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Mart Fresh: Porsche 911 street car, modified 924S race car, or wannabe 962?

Tuesday, March 17, 2020

Photos by the sellers except where noted

A popular PCA member benefit is The Mart, the club’s classifieds section online and in each issue of Porsche Panorama. Mart Fresh is a bi-weekly column in which PCA media staff and guest contributors pick what they think are the "freshest" Porsches currently available, and then attempt to explain their reasoning. Only PCA members and Test Drive program participants have access to seller contact information. Always invest in a pre-purchase inspection for any Porsche you may consider, as seller descriptions and pictures don’t always tell the full story.

 2003 Porsche 911 Carrera 4S - $24,900

I’m an unabashed 996 fan, having owned a Carrera and a Turbo, but I’ve never paid a whole lot of attention to the Carrera 4S. Until recently, asking prices for a 40,000-mile C4S were about the same as what one would see for a 70,000-mile Turbo. And although the C4S shares the Turbo’s brakes and suspension, it still has the M96 engine, which means IMS issues to look after, whereas the Turbo’s Mezger engine is pretty much grenade-proof. This car, however, would give me no pause if I were in the market — it has just 67,000 miles, and the IMS bearing has been replaced already. At just under $25,000, it’s about five-grand under a typical ask for a C4S in this condition. As always, a thorough PPI is always a good idea, but it’s tough to see how you could go wrong with this handsome wide-body 996. — Rob Sass, Editor in Chief and Director of Content, Porsche Panorama and

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1987 go cart w/ fiberglass 962 body - $950

My Mart Fresh pick this week isn’t a streetable Porsche.

I confess that I’m a Porsche toy geek. I may not have a collection as large as many others, but I certainly love collecting interesting Porsche memorabilia. I couldn’t help myself and pick this 962 go-cart.

This would be a fun project to restore with (or without) my kids. It was produced by Vintage Project Fiberglass. The body is fiberglass and includes a gas powerplant. Unfortunately it seems that it was incorrectly “restored” previously and is not original as delivered.

This is the one time I’ll give a pass to needing a PPI. The body can be easily cleaned up and repainted. The chassis can be rewelded. The motor can even be ditched for a more modern and powerful powerplant. Upgrading the tires to modern rubber should also be easy.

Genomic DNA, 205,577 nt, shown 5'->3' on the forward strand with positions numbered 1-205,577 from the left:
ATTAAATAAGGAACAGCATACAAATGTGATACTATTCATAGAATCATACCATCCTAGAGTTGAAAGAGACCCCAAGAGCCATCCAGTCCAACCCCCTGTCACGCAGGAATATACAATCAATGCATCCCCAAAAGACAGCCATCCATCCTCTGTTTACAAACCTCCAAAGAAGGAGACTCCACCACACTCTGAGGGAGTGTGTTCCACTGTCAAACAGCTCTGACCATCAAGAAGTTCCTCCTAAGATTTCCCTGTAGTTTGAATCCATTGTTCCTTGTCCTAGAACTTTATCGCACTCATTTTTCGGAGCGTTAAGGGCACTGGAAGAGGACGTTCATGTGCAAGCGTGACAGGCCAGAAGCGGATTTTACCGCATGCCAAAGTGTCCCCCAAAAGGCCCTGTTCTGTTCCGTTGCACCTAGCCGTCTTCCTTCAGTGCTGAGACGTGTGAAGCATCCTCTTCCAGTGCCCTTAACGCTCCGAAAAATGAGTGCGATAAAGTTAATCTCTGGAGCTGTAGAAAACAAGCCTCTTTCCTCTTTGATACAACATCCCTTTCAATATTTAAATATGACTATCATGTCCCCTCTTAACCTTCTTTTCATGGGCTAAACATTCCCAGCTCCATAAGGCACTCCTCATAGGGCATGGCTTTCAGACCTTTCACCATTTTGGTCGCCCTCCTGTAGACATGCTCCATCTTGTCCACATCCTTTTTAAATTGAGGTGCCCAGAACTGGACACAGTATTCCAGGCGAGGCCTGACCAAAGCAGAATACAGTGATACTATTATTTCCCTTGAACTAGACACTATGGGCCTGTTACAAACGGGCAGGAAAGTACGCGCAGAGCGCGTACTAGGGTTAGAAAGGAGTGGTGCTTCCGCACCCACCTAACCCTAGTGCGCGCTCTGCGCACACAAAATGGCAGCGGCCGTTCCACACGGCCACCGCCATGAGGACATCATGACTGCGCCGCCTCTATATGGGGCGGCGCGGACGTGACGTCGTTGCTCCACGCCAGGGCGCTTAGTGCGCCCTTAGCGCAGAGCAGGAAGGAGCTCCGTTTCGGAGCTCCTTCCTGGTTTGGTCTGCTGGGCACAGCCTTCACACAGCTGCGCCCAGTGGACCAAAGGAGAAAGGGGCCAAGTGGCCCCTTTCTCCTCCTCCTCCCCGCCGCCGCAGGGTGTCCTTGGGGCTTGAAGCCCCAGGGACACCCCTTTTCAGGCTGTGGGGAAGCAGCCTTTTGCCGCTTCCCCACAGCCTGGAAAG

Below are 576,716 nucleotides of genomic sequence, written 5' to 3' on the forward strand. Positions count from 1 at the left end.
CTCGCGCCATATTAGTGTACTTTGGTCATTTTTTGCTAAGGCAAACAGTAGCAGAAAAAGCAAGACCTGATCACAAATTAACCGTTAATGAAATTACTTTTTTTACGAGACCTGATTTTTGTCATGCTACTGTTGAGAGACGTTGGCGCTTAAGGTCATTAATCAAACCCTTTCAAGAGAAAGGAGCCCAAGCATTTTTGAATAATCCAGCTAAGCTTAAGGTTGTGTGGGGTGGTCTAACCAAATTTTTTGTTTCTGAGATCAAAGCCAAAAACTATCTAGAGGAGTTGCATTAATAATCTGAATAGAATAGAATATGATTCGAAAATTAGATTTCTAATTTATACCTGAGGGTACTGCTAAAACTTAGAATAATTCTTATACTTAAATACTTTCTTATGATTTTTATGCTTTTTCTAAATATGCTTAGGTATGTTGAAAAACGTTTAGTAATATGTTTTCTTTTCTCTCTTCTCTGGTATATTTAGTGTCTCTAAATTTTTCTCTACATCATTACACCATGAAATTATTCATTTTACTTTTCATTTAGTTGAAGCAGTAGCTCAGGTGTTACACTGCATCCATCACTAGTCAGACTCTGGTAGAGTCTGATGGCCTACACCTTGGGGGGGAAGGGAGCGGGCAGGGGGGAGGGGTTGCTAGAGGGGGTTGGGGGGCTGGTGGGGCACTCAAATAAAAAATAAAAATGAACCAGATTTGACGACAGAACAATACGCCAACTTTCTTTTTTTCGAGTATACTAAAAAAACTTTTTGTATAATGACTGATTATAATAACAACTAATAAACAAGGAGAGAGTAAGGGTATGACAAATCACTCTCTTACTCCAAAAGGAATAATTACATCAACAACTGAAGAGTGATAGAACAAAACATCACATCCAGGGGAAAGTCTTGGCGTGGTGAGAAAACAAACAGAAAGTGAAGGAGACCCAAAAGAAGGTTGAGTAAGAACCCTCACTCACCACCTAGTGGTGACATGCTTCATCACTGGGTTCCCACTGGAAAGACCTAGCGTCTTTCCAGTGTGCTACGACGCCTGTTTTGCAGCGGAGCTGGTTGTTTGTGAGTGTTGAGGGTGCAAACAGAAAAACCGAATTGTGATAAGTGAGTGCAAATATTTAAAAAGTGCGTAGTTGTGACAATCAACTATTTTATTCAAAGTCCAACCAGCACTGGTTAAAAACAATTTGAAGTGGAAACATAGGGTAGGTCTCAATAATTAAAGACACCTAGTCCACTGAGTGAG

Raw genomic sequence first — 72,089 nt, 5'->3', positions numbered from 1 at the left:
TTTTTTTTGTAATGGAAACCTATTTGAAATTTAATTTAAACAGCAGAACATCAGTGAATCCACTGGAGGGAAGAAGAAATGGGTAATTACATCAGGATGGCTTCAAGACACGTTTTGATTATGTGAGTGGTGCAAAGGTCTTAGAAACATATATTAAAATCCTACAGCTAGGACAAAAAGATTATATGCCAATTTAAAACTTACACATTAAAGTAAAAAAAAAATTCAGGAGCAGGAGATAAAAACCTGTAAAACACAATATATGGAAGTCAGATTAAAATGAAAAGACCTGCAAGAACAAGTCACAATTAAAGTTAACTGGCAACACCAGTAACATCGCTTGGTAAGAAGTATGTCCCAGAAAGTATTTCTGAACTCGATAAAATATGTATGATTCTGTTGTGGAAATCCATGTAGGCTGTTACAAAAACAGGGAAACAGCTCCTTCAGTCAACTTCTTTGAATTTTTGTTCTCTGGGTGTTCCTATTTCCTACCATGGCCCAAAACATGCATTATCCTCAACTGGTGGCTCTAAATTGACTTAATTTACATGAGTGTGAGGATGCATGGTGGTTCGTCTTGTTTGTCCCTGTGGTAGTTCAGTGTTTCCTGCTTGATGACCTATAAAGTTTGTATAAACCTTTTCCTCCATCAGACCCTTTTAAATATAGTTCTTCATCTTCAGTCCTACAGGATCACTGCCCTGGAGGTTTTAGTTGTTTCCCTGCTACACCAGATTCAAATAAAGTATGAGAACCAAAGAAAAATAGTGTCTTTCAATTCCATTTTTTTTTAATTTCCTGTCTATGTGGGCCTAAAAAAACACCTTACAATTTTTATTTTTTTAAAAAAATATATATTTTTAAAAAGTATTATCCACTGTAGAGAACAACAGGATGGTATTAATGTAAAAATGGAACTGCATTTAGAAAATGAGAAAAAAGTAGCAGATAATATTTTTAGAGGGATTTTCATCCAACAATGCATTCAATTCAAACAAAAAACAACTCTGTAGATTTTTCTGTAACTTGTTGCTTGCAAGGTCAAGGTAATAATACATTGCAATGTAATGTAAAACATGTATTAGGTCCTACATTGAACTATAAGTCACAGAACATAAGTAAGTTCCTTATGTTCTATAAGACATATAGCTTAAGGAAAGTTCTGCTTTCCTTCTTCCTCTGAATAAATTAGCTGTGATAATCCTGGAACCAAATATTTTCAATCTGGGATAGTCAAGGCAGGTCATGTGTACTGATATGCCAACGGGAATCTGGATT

The toughest part about this project will be picking the livery to paint. Hmmm, Rothmans maybe?

Oh, and there is probably one more detail a buyer should consider: Do you fit in it? I mean, do your kids and/or grandkids fit in it?... — Vu Nguyen, Executive Director, Porsche Club of America

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1987 Porsche 911 Carrera - $49,000

Back in 1987, REM optimistically sang, “It’s the end of the world as we know it, and I feel fine.” Many folks around the world today are feeling a little uncertain about things, but let’s celebrate the good times with this super nice G50-transmission Carrera. I’ve always loved a white G-Body with white Fuchs, and the rear spoiler really sets it off nicely. I also love the interior — I’ve had a couple of cars with red leather, and it always looks special to me. As far as I’m concerned, there is really only one aftermarket radio you could put in one of these and that unit from Porsche Classic is right where it ought to be. I’d pull $49K out of a crumbling investment fund and buy this as soon as possible. Then just drive on out to self-quarantine in the Nevada desert for a while, upgraded AC blasting. And hey, when things settle down again, you’ll have this fantastic car to continue to enjoy. Good luck, everybody! — Brad Phillips, Business Development, Hagerty

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1987 Porsche 924S - $10,000

This isn’t an ordinary 924S, as it has a 944S 16-valve engine enlarged to 2.7 liters with a 3.0-liter crankshaft (from a 944 S2 or 968) and Pauter connecting rods. The bit of engine work done to this car also includes a more efficient 968 intake manifold and throttle body, plus 944 Turbo fuel injectors, mild porting, and Stahl headers. Having driven a stock 944S, I can say this lightened SP2-class club racer with tasteful engine mods will be super-fun drive with great top-end power. Whether you race it or make it your HPDE machine, it seems to be overbuilt for its purpose, helping to ensure the engine lasts and that you’ll be able to stop it at the end of straightaways with larger 928 S4 brakes. The five-speed transmission with limited-slip differential from a 944 S2 is an added bonus that’ll increase the fun factor in the corners. And, you couldn’t pay $10,000 to build a third of this car yourself. As always, a pre-purchase inspection should be part of the deal as racers such as this have been run hard, though they’ve often been better maintained than street cars. — Damon Lowney, Digital Media Coordinator, Porsche Club of America

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